Aggregation in Cribl Stream is similar to Splunk and other logging tools. For Transunion’s specific use case, the first thing they do is group events by status and a 60-second time window. Then, they select attributes around the metrics they care about — like max, average, and median response times.

Cribl Stream collects the data in transit, instead of doing a federated, distributed search against the data at rest. Collecting data in transit, aggregating what’s needed, and pushing only what’s relevant to an indexing tier provides quite a few benefits — but there are also cons. We’ll walk through those now so you can decide which strategy is right for you.

Pros and Cons of Pulling Data

Pulling data via federated search is relatively easy to implement. You don’t necessarily have to understand the data format up front — just run a query, let it hit those search peers, and return the data that’s needed. This works well for ad hoc searches or if you don’t necessarily know what you want to look for.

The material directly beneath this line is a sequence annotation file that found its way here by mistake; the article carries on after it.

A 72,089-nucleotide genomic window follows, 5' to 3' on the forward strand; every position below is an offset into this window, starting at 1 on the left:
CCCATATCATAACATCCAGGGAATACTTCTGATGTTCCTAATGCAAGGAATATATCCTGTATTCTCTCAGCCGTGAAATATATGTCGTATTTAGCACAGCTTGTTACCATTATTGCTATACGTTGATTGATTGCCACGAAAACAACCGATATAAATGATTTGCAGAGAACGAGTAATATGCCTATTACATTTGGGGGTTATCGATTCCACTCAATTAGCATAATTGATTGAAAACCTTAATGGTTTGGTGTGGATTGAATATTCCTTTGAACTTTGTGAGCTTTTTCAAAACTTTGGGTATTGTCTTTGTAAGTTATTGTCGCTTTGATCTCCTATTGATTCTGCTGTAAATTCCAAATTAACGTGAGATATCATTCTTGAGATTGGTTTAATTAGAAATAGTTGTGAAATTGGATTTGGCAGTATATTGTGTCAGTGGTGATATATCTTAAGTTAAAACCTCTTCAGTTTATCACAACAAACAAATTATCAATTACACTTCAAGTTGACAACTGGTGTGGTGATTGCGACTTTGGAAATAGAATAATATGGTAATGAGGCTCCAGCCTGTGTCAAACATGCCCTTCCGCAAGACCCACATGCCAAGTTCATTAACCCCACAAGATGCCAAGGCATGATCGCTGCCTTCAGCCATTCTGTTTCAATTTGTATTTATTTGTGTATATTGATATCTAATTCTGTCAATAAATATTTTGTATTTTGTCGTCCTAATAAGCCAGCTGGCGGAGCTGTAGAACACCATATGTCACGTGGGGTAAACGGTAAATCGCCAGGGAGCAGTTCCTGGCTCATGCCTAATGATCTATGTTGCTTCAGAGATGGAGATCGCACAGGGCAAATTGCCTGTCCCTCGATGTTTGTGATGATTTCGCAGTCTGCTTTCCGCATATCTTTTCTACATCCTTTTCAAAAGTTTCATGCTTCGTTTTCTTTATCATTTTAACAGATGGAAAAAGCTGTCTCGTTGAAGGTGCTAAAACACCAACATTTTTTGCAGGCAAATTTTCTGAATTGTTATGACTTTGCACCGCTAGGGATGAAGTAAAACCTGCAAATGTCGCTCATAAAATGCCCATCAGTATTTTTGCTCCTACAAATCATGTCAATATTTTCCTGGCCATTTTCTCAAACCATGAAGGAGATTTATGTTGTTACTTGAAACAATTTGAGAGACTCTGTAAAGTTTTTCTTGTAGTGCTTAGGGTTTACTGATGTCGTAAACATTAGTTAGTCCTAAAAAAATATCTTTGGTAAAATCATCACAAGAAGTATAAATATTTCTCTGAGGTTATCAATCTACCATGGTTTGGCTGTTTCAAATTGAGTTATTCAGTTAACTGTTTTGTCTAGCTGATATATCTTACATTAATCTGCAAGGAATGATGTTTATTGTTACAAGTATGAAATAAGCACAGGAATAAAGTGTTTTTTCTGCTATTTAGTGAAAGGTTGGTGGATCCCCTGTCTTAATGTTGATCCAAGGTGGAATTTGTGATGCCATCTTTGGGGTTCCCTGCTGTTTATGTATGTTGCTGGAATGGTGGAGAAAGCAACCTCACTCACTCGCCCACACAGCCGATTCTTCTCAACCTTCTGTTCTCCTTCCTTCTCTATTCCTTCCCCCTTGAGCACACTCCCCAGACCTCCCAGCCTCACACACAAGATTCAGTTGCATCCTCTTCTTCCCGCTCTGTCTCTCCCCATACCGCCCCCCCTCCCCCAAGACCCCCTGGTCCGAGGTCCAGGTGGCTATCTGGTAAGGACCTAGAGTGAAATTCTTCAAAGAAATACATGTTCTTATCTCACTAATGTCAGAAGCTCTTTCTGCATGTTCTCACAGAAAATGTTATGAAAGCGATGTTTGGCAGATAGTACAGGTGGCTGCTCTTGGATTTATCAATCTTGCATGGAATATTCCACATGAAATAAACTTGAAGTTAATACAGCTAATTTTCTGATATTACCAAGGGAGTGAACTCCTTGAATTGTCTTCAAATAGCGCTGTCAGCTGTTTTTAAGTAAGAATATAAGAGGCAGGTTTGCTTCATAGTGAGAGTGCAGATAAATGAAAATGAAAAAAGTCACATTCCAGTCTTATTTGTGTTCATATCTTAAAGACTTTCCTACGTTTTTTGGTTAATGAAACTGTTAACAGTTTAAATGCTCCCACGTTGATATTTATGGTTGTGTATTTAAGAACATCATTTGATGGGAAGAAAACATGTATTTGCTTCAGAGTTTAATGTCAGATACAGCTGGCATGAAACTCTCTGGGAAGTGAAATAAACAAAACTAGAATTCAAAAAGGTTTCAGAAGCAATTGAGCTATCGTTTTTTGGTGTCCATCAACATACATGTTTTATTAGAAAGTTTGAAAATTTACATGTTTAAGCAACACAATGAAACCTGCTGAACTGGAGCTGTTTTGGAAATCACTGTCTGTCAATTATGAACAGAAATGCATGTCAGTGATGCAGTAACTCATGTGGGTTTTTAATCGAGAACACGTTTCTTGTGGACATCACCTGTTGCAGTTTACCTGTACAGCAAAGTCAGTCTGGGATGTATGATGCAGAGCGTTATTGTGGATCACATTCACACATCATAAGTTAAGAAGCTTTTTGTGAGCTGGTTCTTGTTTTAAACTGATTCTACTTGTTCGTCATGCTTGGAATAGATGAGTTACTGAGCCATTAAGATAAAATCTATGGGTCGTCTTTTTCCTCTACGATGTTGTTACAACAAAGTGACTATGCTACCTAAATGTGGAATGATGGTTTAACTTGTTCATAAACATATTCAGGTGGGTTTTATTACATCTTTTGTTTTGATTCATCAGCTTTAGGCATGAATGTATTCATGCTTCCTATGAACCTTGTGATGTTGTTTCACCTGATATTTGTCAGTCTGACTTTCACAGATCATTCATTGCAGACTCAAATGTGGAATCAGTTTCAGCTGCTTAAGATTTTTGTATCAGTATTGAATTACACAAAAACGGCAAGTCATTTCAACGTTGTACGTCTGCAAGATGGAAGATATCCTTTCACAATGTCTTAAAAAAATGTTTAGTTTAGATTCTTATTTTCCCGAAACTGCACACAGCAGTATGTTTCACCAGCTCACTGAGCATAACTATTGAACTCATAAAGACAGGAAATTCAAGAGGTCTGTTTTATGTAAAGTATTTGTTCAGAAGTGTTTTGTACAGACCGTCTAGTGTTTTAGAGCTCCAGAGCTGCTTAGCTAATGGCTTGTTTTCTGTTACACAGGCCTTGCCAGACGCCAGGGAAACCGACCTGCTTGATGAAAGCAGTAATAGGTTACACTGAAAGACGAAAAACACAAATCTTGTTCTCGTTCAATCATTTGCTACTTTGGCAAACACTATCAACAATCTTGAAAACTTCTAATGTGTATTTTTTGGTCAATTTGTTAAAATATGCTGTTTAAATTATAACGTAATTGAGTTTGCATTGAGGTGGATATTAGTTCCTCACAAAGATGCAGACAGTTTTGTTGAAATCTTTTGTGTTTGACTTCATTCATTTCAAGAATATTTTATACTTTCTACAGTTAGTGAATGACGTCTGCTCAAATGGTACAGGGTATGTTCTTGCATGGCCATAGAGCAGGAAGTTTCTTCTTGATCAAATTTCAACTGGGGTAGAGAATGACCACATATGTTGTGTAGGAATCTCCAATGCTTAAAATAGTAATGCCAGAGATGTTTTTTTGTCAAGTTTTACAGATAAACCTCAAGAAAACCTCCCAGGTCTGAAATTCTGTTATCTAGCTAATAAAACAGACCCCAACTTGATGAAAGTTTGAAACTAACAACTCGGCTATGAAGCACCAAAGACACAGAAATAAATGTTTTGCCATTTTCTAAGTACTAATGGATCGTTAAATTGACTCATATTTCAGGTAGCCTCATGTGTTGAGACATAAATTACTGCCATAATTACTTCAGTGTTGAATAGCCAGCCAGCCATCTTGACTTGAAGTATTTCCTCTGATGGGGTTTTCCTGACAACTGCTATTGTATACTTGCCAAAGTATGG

One of the cons of this approach includes increased network load. It’s not a concern for small queries, but the network can get easily oversaturated as you scale up. Pulling data also makes it impossible to isolate the data you care about. It can make for unpredictable search runtimes due to variations in standards, network speeds, and traffic. You won’t get a complete result until everything is done ascending, which will depend on how long it takes for your slowest servers to respond.

Pros and Cons of Pushing Data

Pushing data is much better suited for recurrent searches like security alerts, dashboard queries, or anything you do on a daily or minute-to-minute basis. You’ll have uniform data structures because you’re only putting necessary data into these indexes that you need, and 100% search relevancy from pushing data to a more central location.

Since the data is being fed from that central distilled index, you can easily predict search times. Because of the reduced data over the WAN, and interconnect links in particular, you’ll also have a significantly reduced data load.

This approach does have its drawbacks — it requires planning and a full understanding of the data you’re using, how to implement it, and where you aggregate and compare data. Changes to your dataset won’t be retroactive, so if you decide to add a field to what you’re searching, you’ll only get it from that point forward.